Will Jawando: Yeah. You know, they were close in time, you know, I often wonder. I don’t think that’s a knowable thing. I think, like many things is probably complex and it’s multilayered and there’s probably multiple things that were going on, fear of commitment, you know, never having, not feeling enough. You know, my father just, one thing I’m really happy about this book is that I think it does him justice about who he was and who, you know, his struggles. But, you know, he was depressed for much of his life. And I don’t realize that ’til much later. And so, you know, I don’t, I don’t know. I think there are multiple things going on that. Could that been a factor? Absolutely. And maybe he didn’t want to burden her in some way with that if he knew deep down that he was getting sick. But I don’t know. You know, I don’t want to, it’s just one of those things that I think is hard to know.


DeRay Mckesson: So I want to ask you to pick three of the seven. And I want you to tell us the thing you’ll never, ever forget about them. Three of the seven, you can choose any three.


Will Jawando: Three of the Seven. Okay. Well, I told you. I’ll go, I’ll take one easy one with Mr. Williams. Because I already told you he, I’ve told you many things I’ll never forget about him. You know, just, just how cool he was, you know, just smooth, crisp. You know, like, I don’t, I’m not the best dresser, but when I do do a good job, you know, I, you know, he’s in my mind, like, I’m just like being, just being Sunday’s-best clean. And I appreciate that to this day, I think, because I first saw that, he was my first example of that. I’ll say, I’ll go to Wayne. You know, Wayne really helped me with my work ethic. You know, that’s a big theme for Wayne in his chapter. And he’s my high school choir director, but he also was an all-American football player at Penn State and trained me when I was playing basketball. And he would just, we had so many days in the gym where he just wouldn’t let me give up. And I think you know me well enough DeRay, that I don’t give up. And that, that is something that I think, I will always thank and remember him for. And then I’ll do Barack Obama. You know, my forever boss, you know, my Senate boss, campaign, White House, who really helped me prioritize and put my family in the appropriate place. I think so often, you know, a lot of people young in their career want to just do the career and then like, we’ll figure out the family. And he was always in a lot of our discussions and just what he modeled with how he, how his schedule was oriented, you know, making it home for dinner four or five nights a week. And he just was a model at a time when I was a young husband and a young father working for him. I get married and have two of my four children while I’m working for Barack Obama. And he’s there for the whole, you know, really helpful throughout that journey. So I really credit that part of my growth and development much later in my life to him. So those are some of the things I think I’ll never forget about each of them. And there’s many more in the book though. So read the book, y’all. Were just scratching the surface here.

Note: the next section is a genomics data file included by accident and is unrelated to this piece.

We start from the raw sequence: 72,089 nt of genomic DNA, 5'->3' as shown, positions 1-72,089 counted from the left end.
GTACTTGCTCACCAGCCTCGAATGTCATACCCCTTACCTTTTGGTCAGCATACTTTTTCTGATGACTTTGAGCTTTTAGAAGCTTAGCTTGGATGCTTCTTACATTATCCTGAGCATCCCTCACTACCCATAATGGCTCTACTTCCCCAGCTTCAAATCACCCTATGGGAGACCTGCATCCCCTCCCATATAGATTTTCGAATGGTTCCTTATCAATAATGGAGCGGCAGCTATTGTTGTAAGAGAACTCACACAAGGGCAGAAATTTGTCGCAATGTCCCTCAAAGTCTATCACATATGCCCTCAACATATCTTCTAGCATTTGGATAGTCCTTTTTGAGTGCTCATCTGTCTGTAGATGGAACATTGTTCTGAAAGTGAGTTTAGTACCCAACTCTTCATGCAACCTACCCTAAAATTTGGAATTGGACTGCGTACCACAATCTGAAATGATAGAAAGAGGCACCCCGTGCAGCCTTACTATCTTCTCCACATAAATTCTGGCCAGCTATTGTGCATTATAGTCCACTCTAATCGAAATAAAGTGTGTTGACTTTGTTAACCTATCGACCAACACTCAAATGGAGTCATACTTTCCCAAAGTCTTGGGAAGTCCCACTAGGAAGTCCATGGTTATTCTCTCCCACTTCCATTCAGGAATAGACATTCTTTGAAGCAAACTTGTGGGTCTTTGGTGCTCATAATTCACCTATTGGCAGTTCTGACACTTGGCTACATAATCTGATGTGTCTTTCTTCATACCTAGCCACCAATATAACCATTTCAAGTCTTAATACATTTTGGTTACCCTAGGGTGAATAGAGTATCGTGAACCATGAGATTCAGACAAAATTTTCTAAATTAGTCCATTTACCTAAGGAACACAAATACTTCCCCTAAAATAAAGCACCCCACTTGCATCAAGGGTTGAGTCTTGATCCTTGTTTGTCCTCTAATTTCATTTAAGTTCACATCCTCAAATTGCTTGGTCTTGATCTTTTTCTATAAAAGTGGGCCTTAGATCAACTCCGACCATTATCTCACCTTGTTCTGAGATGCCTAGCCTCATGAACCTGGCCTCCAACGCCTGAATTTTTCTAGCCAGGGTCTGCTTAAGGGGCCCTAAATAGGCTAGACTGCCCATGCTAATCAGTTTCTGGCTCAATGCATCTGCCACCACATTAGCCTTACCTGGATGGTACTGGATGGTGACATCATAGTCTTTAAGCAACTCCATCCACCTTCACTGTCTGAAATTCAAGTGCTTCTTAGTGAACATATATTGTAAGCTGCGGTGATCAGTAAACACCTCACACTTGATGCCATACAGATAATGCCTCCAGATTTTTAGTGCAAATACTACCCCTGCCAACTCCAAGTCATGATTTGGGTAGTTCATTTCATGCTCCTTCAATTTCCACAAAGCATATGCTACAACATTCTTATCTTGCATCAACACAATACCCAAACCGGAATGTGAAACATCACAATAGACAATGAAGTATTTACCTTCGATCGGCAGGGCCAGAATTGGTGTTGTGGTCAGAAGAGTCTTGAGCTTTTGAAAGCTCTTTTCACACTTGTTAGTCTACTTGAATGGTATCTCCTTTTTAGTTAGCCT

DeRay Mckesson: It’s just a teaser. So let me get to some questions from the crew. Jason asks, Can you talk more about your time with My Brother’s Keeper? What lessons did you learn that you apply in your political and activist life going forward?


Will Jawando: Great question. It was one of the great honors of my life to be involved, along with many others in the early formation and conceptualization of My Brother’s Keeper, which, for those who don’t know, is a, started as an interagency initiative to improve the life outcomes for boys and men of color by identifying key intervention points. And DeRay knows this is a teacher. Reading, you know, reading by third grade, key point in time, avoiding contact with the criminal justice system, graduating high school on time, you know–getting into kindergarten, actually, you know, starting school, ready to ready to learn. And then career and college completion, and how do you create the right interventions along that timeline and pipeline in the life of a young man, a boy of color to trade off on ramps back on if they fall off. And that’s been a lot of my professional work and it’s really tied to this book. And that’s one of the things I’m very proud of is that, you know, if my friend Khalfani had these men, I have no doubt he’d be here today. I have no doubt of it. And so many others, we all have stories like that. People we’ve lost either to the criminal justice system or to death, early death, or to just low expectations and underachievement. And I just, I want to avoid that. And that’s what I”m dedicating my professional career to and it’s what I hope people see is a call to action out of this book to enable these relationships, right? You know, one of the key themes of this book, you know, a key intervention on that My Brother’s Keeper timeline is mentorship and the engagement of caring adults. And I think what my story proves among many others is that these relationships are so powerful. It doesn’t mean there isn’t going to be trouble because there is going to be trouble, particularly for Black folks in this country, the systemic inequities that we deal with every day but this is something we can do individually and collectively to rebut that and to, as I said before, throw a life raft out and help people deal with these shaky and troubled waters. So, yeah, it was fun to work on My Brother’s Keeper. I’ve done that as a council member, too. I’ve started a program here in Montgomery County even before I was elected. And it’s a key part of my ethos. I mentor. We intern, ton of interns started a summer jobs program here in the county. It’s a big part of who I am and hopefully something that comes out of this book too.